“LE JAZZ” is Oh-So-Hot at 59E59 Theaters

L - R: Peter Anderson and Will Anderson in LE JAZZ HOT: HOW THE FRENCH SAVED JAZZ at 59E59 Theaters. Photo by Eileen O'Donnell

L – R: Peter Anderson and Will Anderson in LE JAZZ HOT: HOW THE FRENCH SAVED JAZZ at 59E59 Theaters. Photo by Eileen O’Donnell

 For those of us fortunate enough to have seen 2012’s The Anderson Twins Play the Fabulous Dorseys*, it would come as no surprise that the lads’ latest offering at Manhattan’s trendy 59E59 Theaters would be packed with dazzling musicianship. For their current production, the boys have written and directed, LE JAZZ HOT: How the French Saved Jazz. The show is every inch a celebration, but it is really much more than that. Complementing the brilliant music, this is really a tour of highlights from jazz history, peppered with fascinating stories of the composers and performers who were central figures in the process the title aptly describes as “How the French Saved Jazz.”

The talented quintet assembled for this delightful journey features Clovis Nicolas on bass, Luc Decker on drums, and Randy Napoleon on guitar, with the Andersons leading the way as both narrators and performers (Will plays alto sax, clarinet & flute, while Pete shines on tenor sax, clarinet and bass clarinet). Some performances will feature Alex Wintz on guitar, Neal Miner on bass and Phil Stewart on drums.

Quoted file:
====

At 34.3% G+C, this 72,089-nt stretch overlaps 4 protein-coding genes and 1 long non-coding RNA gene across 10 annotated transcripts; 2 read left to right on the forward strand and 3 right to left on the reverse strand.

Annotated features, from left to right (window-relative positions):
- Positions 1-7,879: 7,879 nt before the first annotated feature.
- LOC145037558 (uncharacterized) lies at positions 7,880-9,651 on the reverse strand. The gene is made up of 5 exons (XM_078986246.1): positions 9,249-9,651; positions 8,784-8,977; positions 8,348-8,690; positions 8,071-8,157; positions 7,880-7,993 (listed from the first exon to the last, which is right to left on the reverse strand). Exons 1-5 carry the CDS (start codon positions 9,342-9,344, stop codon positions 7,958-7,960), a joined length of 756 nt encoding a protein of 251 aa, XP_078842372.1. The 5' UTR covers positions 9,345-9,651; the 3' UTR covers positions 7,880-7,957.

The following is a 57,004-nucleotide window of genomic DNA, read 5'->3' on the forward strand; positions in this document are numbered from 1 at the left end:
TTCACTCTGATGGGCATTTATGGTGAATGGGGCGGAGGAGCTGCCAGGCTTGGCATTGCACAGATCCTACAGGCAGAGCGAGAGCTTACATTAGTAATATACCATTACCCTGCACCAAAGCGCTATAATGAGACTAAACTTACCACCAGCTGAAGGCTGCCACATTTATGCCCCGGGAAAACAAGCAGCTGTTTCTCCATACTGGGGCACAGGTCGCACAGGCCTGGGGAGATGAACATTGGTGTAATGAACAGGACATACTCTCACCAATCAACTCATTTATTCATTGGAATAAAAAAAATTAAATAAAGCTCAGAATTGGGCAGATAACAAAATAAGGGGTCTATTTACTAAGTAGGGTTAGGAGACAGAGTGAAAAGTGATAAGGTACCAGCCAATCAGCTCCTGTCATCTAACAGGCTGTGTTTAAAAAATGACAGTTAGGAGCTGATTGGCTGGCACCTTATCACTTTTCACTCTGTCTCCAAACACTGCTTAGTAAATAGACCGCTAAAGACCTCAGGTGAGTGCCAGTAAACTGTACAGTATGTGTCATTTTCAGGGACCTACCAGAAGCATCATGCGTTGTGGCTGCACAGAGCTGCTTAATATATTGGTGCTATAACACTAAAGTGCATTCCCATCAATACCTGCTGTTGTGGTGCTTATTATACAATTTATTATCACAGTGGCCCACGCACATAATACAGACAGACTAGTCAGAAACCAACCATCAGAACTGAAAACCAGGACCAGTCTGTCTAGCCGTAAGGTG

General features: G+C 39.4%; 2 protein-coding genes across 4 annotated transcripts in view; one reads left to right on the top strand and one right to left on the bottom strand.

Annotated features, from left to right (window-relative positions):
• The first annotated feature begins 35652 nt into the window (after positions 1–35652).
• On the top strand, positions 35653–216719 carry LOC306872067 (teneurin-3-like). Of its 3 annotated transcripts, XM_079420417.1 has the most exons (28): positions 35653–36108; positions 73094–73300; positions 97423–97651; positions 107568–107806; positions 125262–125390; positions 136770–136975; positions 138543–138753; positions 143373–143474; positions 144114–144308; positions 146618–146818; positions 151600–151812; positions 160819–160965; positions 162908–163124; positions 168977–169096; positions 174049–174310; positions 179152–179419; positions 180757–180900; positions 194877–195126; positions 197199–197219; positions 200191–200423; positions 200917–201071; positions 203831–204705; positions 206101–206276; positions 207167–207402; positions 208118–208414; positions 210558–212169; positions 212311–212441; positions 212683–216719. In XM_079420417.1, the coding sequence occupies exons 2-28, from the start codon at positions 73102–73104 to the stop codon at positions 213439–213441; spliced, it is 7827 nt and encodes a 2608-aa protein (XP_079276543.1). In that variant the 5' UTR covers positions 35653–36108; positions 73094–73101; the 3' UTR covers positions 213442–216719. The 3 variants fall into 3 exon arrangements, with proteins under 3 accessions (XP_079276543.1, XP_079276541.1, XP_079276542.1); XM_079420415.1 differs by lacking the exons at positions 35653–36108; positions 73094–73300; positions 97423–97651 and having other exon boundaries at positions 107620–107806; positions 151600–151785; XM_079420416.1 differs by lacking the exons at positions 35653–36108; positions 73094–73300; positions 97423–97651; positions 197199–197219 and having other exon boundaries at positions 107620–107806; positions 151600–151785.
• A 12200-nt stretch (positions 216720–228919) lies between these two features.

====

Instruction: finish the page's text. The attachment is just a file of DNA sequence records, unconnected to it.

The amusingly droll and friendly narrative banter from the handsome and charming twins is carried off with a gentle ease that creates a delightful connection with the audience. But there is an informative and serious aspect to the proceedings as we are really treated to a minor seminar on jazz evolution that musically celebrates such notables in the field as Django Reinhardt (“Rhythm Futur,” “Swing 42 “), Sidney Bechet (“Petite Fleur,” “Promenade Aux Champs Elysées,”), Josephine Baker (“There’s A Small Hotel”), Louis Armstrong (“La Vie En Rose,” “C’est Si Bon”), Duke Ellington (“Paris Blues,” “Degas Suite”) Dizzy Gillespie (“Afro Paris,” “Tour de Paris”), Kenny Clarke (“Rue Chaptal”), and Bud Powell (“Parisian Thoroughfare”). The group’s musicianship in these samplings is consistently superb.

Sometimes adding interest and variety to the show is a delightful selection of antique silent film clips like the faded B&W print that opens the program as a shabby bass player sits down to play his instrument on a Paris street, and is then bombarded by assorted trash being hurled at him from the surrounding windows by apartment dwellers who do not appreciate his music. Another creatively included clip was the charming 6-minute film segment from “The Red Balloon,” which provided a fascinating tip-of-the-hat to the influence of Claude Debussy as the talented quintet accompanied with a jazzy interpretation of “Clair de Lune.”